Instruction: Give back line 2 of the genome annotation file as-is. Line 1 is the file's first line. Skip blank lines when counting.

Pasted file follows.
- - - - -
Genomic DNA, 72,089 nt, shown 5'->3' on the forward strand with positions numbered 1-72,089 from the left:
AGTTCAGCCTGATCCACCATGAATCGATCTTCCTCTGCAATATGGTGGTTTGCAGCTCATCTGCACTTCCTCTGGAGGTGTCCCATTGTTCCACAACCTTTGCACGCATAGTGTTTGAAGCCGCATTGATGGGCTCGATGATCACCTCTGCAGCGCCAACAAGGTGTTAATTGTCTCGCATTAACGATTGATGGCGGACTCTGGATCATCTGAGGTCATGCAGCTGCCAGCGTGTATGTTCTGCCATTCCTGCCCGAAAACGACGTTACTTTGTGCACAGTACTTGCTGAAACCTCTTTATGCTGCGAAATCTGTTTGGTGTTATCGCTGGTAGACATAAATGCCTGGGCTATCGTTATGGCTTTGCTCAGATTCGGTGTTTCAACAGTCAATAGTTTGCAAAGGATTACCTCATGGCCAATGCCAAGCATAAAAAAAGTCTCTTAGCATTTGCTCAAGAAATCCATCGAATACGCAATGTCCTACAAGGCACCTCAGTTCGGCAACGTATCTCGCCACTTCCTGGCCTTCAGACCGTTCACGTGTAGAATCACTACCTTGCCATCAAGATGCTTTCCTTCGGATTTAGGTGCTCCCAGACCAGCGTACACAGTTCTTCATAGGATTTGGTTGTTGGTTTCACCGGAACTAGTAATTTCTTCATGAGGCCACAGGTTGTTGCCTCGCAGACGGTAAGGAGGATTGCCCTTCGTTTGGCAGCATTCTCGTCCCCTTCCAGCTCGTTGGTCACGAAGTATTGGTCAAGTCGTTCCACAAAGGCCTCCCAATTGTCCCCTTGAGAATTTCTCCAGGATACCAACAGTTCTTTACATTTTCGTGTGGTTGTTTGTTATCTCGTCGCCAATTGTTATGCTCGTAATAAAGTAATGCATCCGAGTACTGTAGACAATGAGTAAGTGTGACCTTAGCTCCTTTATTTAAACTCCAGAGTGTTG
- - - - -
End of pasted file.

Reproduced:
AGTTCAGCCTGATCCACCATGAATCGATCTTCCTCTGCAATATGGTGGTTTGCAGCTCATCTGCACTTCCTCTGGAGGTGTCCCATTGTTCCACAACCTTTGCACGCATAGTGTTTGAAGCCGCATTGATGGGCTCGATGATCACCTCTGCAGCGCCAACAAGGTGTTAATTGTCTCGCATTAACGATTGATGGCGGACTCTGGATCATCTGAGGTCATGCAGCTGCCAGCGTGTATGTTCTGCCATTCCTGCCCGAAAACGACGTTACTTTGTGCACAGTACTTGCTGAAACCTCTTTATGCTGCGAAATCTGTTTGGTGTTATCGCTGGTAGACATAAATGCCTGGGCTATCGTTATGGCTTTGCTCAGATTCGGTGTTTCAACAGTCAATAGTTTGCAAAGGATTACCTCATGGCCAATGCCAAGCATAAAAAAAGTCTCTTAGCATTTGCTCAAGAAATCCATCGAATACGCAATGTCCTACAAGGCACCTCAGTTCGGCAACGTATCTCGCCACTTCCTGGCCTTCAGACCGTTCACGTGTAGAATCACTACCTTGCCATCAAGATGCTTTCCTTCGGATTTAGGTGCTCCCAGACCAGCGTACACAGTTCTTCATAGGATTTGGTTGTTGGTTTCACCGGAACTAGTAATTTCTTCATGAGGCCACAGGTTGTTGCCTCGCAGACGGTAAGGAGGATTGCCCTTCGTTTGGCAGCATTCTCGTCCCCTTCCAGCTCGTTGGTCACGAAGTATTGGTCAAGTCGTTCCACAAAGGCCTCCCAATTGTCCCCTTGAGAATTTCTCCAGGATACCAACAGTTCTTTACATTTTCGTGTGGTTGTTTGTTATCTCGTCGCCAATTGTTATGCTCGTAATAAAGTAATGCATCCGAGTACTGTAGACAATGAGTAAGTGTGACCTTAGCTCCTTTATTTAAACTCCAGAGTGTTG